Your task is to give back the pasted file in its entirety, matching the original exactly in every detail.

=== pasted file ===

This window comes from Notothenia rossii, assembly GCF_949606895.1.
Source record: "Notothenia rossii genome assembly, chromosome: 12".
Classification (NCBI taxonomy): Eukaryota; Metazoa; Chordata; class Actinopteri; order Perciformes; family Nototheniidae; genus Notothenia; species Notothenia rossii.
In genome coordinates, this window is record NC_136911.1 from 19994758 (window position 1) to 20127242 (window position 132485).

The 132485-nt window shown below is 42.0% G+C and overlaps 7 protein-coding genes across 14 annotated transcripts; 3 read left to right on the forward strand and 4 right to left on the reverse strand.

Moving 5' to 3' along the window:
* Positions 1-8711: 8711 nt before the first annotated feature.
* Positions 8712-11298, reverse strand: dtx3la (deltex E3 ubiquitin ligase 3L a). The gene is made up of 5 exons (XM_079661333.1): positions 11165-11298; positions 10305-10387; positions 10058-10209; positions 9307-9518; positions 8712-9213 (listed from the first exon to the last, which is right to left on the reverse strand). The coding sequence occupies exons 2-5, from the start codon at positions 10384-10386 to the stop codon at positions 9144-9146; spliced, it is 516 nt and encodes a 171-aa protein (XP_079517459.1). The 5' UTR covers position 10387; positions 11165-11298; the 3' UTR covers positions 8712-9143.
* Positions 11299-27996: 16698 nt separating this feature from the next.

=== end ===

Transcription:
This window comes from Notothenia rossii, assembly GCF_949606895.1.
Source record: "Notothenia rossii genome assembly, chromosome: 12".
Classification (NCBI taxonomy): Eukaryota; Metazoa; Chordata; class Actinopteri; order Perciformes; family Nototheniidae; genus Notothenia; species Notothenia rossii.
In genome coordinates, this window is record NC_136911.1 from 19994758 (window position 1) to 20127242 (window position 132485).

The 132485-nt window shown below is 42.0% G+C and overlaps 7 protein-coding genes across 14 annotated transcripts; 3 read left to right on the forward strand and 4 right to left on the reverse strand.

Moving 5' to 3' along the window:
* Positions 1-8711: 8711 nt before the first annotated feature.
* Positions 8712-11298, reverse strand: dtx3la (deltex E3 ubiquitin ligase 3L a). The gene is made up of 5 exons (XM_079661333.1): positions 11165-11298; positions 10305-10387; positions 10058-10209; positions 9307-9518; positions 8712-9213 (listed from the first exon to the last, which is right to left on the reverse strand). The coding sequence occupies exons 2-5, from the start codon at positions 10384-10386 to the stop codon at positions 9144-9146; spliced, it is 516 nt and encodes a 171-aa protein (XP_079517459.1). The 5' UTR covers position 10387; positions 11165-11298; the 3' UTR covers positions 8712-9143.
* Positions 11299-27996: 16698 nt separating this feature from the next.